Re: Metric Time (was Re: Why not 13 months? (Was La Systeme Metrique))
Whittet (Whittet@shore.net)
7 Oct 1995 14:24:26 GMT
In article <44rbs1$3ed@unogate.unocal.com>, stgprao@seismic.sugarland.unocal.COM says...
>
>1) Time measurement is based on the correlation of semiperiodic phenomena
>biological, astronomical, atomic, etc.
>
>2) Each one of thes phenomena has imperfections.
>
>3) There is a tradeoff in time scales convenient for humans verus
>scientific precision.
>
>4) If you are going to stick with astronomy, one might as well use some
>galactic cycle to avoid earth chauvanism.
>
>5) An absolute measure of duration can be derived from fundamental physical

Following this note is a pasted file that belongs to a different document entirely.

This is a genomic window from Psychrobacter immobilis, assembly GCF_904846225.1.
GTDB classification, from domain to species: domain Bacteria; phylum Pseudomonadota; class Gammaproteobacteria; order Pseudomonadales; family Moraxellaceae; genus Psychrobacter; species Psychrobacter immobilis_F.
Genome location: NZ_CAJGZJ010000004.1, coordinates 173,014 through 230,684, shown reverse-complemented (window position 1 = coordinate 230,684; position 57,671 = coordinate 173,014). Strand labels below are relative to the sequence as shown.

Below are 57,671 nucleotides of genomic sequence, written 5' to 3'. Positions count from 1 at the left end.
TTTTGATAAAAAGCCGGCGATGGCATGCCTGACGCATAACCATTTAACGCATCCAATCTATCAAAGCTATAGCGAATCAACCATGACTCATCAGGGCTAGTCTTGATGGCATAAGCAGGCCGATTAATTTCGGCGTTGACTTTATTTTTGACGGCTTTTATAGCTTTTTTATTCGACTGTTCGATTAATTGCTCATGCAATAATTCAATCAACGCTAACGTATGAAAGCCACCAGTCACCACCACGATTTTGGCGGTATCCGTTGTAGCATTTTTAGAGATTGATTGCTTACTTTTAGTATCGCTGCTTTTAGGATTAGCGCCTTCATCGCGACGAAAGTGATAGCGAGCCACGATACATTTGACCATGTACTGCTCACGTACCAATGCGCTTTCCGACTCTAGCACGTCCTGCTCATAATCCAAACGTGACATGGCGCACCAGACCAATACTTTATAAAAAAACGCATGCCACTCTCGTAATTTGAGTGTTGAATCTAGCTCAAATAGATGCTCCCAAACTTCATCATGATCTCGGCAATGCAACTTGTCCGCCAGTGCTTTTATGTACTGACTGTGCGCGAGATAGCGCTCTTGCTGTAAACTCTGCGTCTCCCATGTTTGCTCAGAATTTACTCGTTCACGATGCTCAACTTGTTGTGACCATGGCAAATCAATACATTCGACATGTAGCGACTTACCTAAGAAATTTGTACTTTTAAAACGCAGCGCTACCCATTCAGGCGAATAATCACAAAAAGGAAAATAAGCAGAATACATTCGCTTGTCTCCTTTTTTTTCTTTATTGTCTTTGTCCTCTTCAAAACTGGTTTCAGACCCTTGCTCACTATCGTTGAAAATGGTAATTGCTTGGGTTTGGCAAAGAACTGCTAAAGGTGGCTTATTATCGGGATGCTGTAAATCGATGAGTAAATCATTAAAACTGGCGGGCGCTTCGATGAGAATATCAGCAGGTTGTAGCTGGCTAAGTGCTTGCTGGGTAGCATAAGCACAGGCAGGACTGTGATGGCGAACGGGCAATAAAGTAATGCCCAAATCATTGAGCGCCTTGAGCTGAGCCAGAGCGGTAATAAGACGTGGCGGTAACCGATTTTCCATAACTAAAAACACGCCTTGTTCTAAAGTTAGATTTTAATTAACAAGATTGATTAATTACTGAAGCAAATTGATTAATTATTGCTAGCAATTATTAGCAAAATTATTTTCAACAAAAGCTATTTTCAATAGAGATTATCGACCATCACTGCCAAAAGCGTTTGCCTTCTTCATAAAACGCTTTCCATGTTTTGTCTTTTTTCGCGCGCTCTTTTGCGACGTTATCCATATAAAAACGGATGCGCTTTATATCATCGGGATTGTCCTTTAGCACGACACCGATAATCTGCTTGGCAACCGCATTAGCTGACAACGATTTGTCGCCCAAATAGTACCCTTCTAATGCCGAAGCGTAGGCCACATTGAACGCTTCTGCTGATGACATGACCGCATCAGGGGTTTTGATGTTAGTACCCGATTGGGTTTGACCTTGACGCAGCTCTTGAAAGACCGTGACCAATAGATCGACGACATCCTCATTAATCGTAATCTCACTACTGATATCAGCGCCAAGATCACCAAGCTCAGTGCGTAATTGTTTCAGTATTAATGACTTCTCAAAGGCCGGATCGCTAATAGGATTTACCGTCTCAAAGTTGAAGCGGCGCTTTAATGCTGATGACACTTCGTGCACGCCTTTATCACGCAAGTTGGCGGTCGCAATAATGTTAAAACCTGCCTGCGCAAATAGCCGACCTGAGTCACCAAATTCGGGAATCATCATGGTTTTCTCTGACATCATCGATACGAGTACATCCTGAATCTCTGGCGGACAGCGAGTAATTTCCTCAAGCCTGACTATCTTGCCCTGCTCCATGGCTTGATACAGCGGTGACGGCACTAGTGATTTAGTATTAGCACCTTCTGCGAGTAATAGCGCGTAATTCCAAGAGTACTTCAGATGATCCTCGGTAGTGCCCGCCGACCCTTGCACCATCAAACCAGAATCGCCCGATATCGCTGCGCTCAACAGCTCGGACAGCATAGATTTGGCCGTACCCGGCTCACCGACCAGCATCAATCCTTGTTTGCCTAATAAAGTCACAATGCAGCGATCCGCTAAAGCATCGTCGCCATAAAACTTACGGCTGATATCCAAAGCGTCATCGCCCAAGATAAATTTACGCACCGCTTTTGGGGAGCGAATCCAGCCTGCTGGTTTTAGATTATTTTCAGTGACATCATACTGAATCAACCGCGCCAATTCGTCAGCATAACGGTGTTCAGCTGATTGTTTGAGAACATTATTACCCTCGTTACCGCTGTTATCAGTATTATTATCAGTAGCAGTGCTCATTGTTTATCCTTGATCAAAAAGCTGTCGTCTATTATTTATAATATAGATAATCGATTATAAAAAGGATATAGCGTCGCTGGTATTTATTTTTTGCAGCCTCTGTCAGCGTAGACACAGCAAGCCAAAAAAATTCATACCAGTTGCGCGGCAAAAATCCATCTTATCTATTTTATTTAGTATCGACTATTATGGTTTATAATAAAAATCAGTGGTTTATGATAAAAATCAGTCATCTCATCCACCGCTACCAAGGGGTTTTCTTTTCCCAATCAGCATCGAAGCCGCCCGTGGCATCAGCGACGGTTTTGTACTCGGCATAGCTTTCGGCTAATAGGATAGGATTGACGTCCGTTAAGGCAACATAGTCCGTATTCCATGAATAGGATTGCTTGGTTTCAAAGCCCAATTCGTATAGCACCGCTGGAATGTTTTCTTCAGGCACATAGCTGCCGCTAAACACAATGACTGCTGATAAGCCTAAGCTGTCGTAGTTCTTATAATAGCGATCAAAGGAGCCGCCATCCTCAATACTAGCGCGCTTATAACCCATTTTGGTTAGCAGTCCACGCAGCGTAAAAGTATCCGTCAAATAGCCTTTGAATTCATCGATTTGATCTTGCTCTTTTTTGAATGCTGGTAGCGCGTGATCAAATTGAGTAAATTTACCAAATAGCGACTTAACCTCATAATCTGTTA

>constants such as Planck's unit of action and the speed of light. This very
>small unit is called Planck time.
>
>6) One could define a Planck second or Planck day in some multiple of Planck t
>ime
>either a decimal power for us tenfingered humans, or a power of two for the
>computational world. That way the Planck second would be convenient for human
>s and
>absolutely precise for science.
How can you improve on the Egyptians discovery that the circumference of the
Earth at the equator in feet if divided into 360 degrees, or the number of
days in the Egyptian year, gives a distance equal in feet to the number of
days in a millenium, 1000 revolutions of the earth around the sun?
24902.72727 x 5280/360 =365240; 365240/1000 = 365.24
In round nunbers
Egyptian Royal cubit of 7 palms ~= 525 mm ~= 21 inches
1 1/2 common cubits ~= 6 palms or 450 mm ~= 18 inches
common cubit = 5 palms or 375 mm ~= 15 inches
Egyptian foot = 4 palms or 300 mm ~= 12 inches
Interestingly enough, the Roman foot of 296 mm and the English foot of 308 mm
have preserved this value over five millenia and are now to be discarded in
favor of the metric system.
Steve